The Idemitsu case also acts as a useful reminder of the importance of getting the entire agreement clause right. A customer who only has made an obligation and promise to pay the supplier would normally be satisfied with a simple phrase such as “this is the entire agreement between the parties”. This does not prevent the customer from making a claim for any pre-contractual representations made by the supplier. All it does is indicate that there are no other collateral contracts and more is needed to exclude liability for misrepresentation.

To do this, a supplier would typically look to specifically confirm that:

  • no representations have been made;
  • no party has been induced to enter into the agreement as a result of any representations/no representations have been relied on; and
  • the customer has no remedy for any statements that are not set out in the agreement,

or some combination of the above. The objective is to stop the customer from trying to argue that representations were made (irrespective of whether that which is written in the contract actually reflects the reality of the situation). However, suppliers need to make sure that in doing so they:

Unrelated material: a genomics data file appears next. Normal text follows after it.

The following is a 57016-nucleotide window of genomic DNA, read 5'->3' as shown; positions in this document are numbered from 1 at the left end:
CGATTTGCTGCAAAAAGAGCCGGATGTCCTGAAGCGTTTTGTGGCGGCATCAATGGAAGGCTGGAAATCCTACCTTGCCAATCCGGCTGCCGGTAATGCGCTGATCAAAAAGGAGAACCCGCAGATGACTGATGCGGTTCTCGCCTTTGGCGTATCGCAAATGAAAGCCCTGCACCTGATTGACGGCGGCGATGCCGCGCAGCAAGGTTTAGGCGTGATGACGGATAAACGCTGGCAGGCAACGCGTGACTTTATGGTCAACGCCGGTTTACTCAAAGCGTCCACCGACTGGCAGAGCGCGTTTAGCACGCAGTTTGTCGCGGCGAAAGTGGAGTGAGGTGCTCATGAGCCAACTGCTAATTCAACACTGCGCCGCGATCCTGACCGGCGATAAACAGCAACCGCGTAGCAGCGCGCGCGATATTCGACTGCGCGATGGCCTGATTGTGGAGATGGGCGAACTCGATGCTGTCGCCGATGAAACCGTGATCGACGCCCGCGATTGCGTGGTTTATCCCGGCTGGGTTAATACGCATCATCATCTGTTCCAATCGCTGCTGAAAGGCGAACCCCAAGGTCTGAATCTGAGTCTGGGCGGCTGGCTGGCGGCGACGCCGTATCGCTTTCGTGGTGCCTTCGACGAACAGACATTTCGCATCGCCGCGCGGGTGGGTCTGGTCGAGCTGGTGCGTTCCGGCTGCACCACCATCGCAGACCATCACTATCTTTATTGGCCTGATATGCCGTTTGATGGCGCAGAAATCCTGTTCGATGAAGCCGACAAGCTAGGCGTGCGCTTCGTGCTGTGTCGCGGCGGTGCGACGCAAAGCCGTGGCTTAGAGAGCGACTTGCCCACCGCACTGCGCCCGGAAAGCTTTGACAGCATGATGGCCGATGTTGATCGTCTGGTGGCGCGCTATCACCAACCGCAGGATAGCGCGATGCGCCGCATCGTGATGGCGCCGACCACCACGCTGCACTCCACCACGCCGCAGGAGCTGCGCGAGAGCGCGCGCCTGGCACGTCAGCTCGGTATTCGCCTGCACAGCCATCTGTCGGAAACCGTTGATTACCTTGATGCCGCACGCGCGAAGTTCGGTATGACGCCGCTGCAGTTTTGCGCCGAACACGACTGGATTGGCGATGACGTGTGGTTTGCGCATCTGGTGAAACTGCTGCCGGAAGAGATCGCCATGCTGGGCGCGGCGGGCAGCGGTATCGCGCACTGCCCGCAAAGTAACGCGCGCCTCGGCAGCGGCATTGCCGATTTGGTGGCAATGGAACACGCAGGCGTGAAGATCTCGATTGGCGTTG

• are not totally rewriting history, as this will not work; and
  • consider UCTA as this type of clause is likely to be deemed a limitation of  liability. This is especially so where such wording appears in standard form agreements where the customer has no opportunity to negotiate and the parties are not of equal bargaining power.

What are the key lessons from this case?

Idemitsu provides a clear reminder of how the courts will interpret warranty and representation language in our contracts. It supports the view that a warranty on its own should be treated as nothing more than a bare contractual promise and, unless there is something more, will not be treated as an inducing statement. As a result, always take time before entering into an agreement to consider whether certain provisions have induced you into entering into it. If that is so, consider reflecting in the drafting those clauses as specific representations in addition to any warranties.

The case also shows that robust entire agreement clauses which include specific language for misrepresentation will stand up to judicial scrutiny and will prove invaluable – if you are a supplier. As a customer you will want to limit entire agreement clauses to “whole agreement” wording which does nothing more than confirm that the relevant contract is the only document regarding its subject matter.

You may also find this case useful to help justify your insistence on using the words “and represents” in addition to “the supplier warrants”.

 

Trainee Solicitor Robyn Lawrance contributed towards this Expert Insight.